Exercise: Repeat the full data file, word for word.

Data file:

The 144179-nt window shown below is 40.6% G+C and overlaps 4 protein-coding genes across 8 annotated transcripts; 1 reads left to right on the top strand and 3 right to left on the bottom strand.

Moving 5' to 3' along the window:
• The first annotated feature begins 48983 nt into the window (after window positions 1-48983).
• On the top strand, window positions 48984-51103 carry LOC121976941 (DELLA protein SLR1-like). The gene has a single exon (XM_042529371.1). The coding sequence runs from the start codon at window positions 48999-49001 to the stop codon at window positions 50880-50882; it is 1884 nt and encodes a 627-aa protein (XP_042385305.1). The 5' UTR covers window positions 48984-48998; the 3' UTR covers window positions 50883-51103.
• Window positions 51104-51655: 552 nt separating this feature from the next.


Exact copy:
The 144179-nt window shown below is 40.6% G+C and overlaps 4 protein-coding genes across 8 annotated transcripts; 1 reads left to right on the top strand and 3 right to left on the bottom strand.

Moving 5' to 3' along the window:
• The first annotated feature begins 48983 nt into the window (after window positions 1-48983).
• On the top strand, window positions 48984-51103 carry LOC121976941 (DELLA protein SLR1-like). The gene has a single exon (XM_042529371.1). The coding sequence runs from the start codon at window positions 48999-49001 to the stop codon at window positions 50880-50882; it is 1884 nt and encodes a 627-aa protein (XP_042385305.1). The 5' UTR covers window positions 48984-48998; the 3' UTR covers window positions 50883-51103.
• Window positions 51104-51655: 552 nt separating this feature from the next.